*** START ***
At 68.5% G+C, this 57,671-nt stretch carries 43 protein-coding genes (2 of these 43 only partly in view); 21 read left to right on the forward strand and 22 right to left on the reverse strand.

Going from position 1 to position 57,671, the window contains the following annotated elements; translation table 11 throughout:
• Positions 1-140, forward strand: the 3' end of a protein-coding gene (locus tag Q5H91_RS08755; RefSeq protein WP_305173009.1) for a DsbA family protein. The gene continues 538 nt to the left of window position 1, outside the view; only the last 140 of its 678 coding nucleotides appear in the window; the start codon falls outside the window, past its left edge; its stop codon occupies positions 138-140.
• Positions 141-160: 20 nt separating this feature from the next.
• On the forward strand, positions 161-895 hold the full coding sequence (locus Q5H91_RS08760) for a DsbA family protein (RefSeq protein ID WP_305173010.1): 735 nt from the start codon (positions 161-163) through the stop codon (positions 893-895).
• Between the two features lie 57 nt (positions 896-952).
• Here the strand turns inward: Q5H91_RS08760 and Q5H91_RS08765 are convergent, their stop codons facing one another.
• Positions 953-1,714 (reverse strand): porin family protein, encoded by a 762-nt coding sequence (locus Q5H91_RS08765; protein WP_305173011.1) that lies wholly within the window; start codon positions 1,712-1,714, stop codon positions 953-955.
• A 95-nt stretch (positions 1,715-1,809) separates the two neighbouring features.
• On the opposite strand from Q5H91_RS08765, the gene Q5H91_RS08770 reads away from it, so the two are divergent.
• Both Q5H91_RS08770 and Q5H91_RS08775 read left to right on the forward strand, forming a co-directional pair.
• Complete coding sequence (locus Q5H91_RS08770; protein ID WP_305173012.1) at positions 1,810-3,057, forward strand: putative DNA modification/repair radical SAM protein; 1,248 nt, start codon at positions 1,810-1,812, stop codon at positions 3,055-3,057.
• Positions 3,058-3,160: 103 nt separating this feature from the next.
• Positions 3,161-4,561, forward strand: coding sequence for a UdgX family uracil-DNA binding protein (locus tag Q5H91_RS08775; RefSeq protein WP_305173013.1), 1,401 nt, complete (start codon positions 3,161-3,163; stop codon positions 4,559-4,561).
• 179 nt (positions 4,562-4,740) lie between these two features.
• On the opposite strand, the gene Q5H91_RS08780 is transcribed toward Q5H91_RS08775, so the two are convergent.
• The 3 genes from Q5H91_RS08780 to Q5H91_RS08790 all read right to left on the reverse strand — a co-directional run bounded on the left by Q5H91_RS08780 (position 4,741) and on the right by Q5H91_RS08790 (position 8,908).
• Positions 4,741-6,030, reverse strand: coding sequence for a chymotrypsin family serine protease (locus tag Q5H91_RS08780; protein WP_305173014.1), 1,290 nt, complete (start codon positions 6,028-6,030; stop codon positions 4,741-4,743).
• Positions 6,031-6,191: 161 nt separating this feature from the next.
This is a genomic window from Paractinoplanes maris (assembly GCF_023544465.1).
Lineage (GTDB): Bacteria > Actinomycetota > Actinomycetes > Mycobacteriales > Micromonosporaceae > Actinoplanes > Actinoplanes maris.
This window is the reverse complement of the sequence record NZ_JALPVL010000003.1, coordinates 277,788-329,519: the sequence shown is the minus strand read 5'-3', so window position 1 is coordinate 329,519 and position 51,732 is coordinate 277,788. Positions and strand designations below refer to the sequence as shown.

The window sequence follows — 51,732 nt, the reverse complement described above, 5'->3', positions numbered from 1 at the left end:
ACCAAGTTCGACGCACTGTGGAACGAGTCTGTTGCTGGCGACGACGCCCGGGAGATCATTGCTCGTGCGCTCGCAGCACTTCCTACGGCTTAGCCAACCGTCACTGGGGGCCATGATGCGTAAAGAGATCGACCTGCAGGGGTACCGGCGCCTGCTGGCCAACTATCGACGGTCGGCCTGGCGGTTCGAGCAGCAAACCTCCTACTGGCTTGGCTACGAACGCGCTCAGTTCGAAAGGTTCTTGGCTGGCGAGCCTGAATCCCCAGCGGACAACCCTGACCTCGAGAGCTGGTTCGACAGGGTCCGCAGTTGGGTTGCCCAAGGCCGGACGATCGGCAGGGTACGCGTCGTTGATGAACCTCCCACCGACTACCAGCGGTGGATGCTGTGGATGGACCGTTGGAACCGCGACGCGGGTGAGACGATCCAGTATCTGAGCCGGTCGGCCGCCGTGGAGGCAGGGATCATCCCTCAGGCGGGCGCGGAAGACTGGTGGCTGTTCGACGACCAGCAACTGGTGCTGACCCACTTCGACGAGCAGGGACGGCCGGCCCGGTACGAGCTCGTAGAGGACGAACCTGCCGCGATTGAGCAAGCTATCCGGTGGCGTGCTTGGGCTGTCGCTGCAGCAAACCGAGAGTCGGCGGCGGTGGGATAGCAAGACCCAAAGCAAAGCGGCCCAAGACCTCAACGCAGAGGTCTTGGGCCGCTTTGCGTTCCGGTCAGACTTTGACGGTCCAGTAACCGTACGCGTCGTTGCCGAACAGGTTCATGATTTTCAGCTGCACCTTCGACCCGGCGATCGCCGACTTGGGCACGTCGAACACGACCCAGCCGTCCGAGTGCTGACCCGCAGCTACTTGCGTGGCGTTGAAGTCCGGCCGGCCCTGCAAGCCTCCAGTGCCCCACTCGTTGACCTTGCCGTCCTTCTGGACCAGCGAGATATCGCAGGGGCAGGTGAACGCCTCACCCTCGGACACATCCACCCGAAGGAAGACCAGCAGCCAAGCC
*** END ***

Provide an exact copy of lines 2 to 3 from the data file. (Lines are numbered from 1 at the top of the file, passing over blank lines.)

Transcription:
Going from position 1 to position 57,671, the window contains the following annotated elements; translation table 11 throughout:
• Positions 1-140, forward strand: the 3' end of a protein-coding gene (locus tag Q5H91_RS08755; RefSeq protein WP_305173009.1) for a DsbA family protein. The gene continues 538 nt to the left of window position 1, outside the view; only the last 140 of its 678 coding nucleotides appear in the window; the start codon falls outside the window, past its left edge; its stop codon occupies positions 138-140.